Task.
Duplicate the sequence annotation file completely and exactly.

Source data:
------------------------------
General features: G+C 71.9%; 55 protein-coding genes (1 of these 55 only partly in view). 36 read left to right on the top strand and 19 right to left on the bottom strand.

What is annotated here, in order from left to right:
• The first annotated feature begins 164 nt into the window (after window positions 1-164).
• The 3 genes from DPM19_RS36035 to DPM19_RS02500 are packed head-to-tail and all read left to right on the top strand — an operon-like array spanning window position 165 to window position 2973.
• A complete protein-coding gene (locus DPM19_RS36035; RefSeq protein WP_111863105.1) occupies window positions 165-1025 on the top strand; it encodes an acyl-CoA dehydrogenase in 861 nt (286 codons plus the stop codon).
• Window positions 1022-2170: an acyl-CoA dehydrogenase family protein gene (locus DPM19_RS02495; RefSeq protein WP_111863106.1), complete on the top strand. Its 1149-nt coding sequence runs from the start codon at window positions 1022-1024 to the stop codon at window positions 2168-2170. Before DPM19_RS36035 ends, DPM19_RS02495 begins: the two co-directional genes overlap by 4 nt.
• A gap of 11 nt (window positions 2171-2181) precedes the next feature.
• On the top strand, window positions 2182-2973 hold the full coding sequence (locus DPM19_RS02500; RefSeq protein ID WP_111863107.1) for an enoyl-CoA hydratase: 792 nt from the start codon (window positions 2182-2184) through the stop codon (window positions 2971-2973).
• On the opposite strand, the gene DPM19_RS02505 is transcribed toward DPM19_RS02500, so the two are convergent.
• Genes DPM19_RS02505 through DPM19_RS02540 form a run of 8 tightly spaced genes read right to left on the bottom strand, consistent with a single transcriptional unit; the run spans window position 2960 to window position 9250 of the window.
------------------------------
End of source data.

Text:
General features: G+C 71.9%; 55 protein-coding genes (1 of these 55 only partly in view). 36 read left to right on the top strand and 19 right to left on the bottom strand.

What is annotated here, in order from left to right:
• The first annotated feature begins 164 nt into the window (after window positions 1-164).
• The 3 genes from DPM19_RS36035 to DPM19_RS02500 are packed head-to-tail and all read left to right on the top strand — an operon-like array spanning window position 165 to window position 2973.
• A complete protein-coding gene (locus DPM19_RS36035; RefSeq protein WP_111863105.1) occupies window positions 165-1025 on the top strand; it encodes an acyl-CoA dehydrogenase in 861 nt (286 codons plus the stop codon).
• Window positions 1022-2170: an acyl-CoA dehydrogenase family protein gene (locus DPM19_RS02495; RefSeq protein WP_111863106.1), complete on the top strand. Its 1149-nt coding sequence runs from the start codon at window positions 1022-1024 to the stop codon at window positions 2168-2170. Before DPM19_RS36035 ends, DPM19_RS02495 begins: the two co-directional genes overlap by 4 nt.
• A gap of 11 nt (window positions 2171-2181) precedes the next feature.
• On the top strand, window positions 2182-2973 hold the full coding sequence (locus DPM19_RS02500; RefSeq protein ID WP_111863107.1) for an enoyl-CoA hydratase: 792 nt from the start codon (window positions 2182-2184) through the stop codon (window positions 2971-2973).
• On the opposite strand, the gene DPM19_RS02505 is transcribed toward DPM19_RS02500, so the two are convergent.
• Genes DPM19_RS02505 through DPM19_RS02540 form a run of 8 tightly spaced genes read right to left on the bottom strand, consistent with a single transcriptional unit; the run spans window position 2960 to window position 9250 of the window.